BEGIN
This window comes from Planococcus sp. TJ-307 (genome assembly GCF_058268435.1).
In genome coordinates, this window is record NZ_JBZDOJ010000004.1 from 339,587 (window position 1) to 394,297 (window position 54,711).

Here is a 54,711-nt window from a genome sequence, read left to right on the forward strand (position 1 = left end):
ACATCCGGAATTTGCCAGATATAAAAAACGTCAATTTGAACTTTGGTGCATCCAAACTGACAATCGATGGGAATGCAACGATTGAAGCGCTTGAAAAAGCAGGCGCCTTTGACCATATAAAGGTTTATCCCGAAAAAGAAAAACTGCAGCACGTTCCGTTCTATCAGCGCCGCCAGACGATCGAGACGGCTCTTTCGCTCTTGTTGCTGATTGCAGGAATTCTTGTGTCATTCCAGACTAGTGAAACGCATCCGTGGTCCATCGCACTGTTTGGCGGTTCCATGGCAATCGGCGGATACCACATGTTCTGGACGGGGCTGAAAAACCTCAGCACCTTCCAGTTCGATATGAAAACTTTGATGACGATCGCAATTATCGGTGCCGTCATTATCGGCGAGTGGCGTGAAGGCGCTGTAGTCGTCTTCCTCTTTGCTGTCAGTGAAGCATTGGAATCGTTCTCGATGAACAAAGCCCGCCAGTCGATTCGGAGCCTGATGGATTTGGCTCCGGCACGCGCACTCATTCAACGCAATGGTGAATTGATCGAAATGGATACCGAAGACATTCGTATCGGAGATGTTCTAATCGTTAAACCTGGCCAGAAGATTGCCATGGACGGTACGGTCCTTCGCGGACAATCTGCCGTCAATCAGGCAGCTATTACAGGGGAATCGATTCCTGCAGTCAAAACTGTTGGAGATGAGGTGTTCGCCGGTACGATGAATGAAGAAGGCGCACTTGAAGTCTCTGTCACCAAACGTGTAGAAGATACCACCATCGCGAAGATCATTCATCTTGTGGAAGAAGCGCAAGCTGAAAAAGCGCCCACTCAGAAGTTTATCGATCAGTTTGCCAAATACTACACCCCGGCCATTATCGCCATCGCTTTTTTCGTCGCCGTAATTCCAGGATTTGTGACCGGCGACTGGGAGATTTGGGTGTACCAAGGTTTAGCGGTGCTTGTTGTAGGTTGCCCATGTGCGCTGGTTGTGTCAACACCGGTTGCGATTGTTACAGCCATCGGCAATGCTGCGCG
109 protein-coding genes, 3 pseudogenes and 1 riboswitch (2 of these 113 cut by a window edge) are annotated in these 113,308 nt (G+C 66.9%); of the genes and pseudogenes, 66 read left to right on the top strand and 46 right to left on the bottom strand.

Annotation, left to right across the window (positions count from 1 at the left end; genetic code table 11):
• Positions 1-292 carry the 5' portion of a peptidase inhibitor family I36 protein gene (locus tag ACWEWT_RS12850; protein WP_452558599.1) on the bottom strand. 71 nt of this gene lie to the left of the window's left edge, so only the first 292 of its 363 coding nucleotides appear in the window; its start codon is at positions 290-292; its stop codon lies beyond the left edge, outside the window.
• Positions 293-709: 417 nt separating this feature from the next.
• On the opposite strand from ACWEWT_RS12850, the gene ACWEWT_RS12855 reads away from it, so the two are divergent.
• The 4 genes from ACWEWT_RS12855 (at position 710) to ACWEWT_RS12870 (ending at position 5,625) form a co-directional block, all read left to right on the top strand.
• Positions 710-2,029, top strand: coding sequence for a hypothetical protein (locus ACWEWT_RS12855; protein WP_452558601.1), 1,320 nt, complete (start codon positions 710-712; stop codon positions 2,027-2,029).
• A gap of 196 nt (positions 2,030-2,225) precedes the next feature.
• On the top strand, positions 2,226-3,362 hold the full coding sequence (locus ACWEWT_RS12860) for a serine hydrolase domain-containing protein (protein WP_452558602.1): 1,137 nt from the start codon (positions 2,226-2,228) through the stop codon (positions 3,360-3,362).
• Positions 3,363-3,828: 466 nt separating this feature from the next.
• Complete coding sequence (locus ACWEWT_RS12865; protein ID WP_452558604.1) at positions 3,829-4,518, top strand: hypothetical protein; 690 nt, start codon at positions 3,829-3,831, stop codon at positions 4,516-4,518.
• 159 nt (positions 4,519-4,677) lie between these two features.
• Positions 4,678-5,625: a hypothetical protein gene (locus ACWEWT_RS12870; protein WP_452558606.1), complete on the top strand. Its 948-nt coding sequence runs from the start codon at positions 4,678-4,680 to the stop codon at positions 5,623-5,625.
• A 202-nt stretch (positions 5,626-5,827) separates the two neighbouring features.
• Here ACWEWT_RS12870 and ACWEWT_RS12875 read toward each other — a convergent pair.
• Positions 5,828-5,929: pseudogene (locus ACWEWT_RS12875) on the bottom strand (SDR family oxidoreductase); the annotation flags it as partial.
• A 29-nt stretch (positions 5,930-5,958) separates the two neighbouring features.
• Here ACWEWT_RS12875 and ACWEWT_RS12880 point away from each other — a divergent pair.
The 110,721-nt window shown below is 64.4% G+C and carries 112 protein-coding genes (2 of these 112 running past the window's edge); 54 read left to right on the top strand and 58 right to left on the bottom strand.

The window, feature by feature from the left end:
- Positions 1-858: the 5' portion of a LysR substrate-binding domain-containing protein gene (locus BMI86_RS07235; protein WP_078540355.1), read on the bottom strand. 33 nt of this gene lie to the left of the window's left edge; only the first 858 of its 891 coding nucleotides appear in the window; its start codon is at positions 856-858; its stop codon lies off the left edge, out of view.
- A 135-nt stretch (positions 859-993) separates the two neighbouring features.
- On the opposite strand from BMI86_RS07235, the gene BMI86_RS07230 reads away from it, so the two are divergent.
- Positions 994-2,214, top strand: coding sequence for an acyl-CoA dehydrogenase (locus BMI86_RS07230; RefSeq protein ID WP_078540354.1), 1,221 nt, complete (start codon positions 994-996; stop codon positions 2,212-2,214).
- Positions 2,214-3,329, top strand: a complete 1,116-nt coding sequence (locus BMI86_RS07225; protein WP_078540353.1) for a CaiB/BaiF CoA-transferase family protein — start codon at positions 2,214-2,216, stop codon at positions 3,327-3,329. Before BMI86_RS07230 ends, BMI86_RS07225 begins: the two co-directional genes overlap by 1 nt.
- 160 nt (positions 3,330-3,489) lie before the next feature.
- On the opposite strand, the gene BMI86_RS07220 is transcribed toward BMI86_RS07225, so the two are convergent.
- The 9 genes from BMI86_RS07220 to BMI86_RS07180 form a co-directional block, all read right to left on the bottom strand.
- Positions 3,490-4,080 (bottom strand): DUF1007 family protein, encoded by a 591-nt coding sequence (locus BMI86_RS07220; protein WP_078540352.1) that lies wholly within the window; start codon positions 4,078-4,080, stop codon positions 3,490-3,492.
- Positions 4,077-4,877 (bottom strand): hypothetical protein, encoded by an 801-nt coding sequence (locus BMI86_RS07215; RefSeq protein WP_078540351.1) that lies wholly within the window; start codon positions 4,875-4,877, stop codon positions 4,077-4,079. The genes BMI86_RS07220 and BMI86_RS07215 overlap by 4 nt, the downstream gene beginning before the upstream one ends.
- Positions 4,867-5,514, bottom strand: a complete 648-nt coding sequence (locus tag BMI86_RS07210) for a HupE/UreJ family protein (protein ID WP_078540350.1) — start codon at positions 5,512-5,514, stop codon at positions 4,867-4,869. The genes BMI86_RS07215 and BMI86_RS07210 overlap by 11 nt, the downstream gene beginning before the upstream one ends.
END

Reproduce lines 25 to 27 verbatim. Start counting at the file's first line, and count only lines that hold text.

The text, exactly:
- Positions 1-858: the 5' portion of a LysR substrate-binding domain-containing protein gene (locus BMI86_RS07235; protein WP_078540355.1), read on the bottom strand. 33 nt of this gene lie to the left of the window's left edge; only the first 858 of its 891 coding nucleotides appear in the window; its start codon is at positions 856-858; its stop codon lies off the left edge, out of view.
- A 135-nt stretch (positions 859-993) separates the two neighbouring features.
- On the opposite strand from BMI86_RS07235, the gene BMI86_RS07230 reads away from it, so the two are divergent.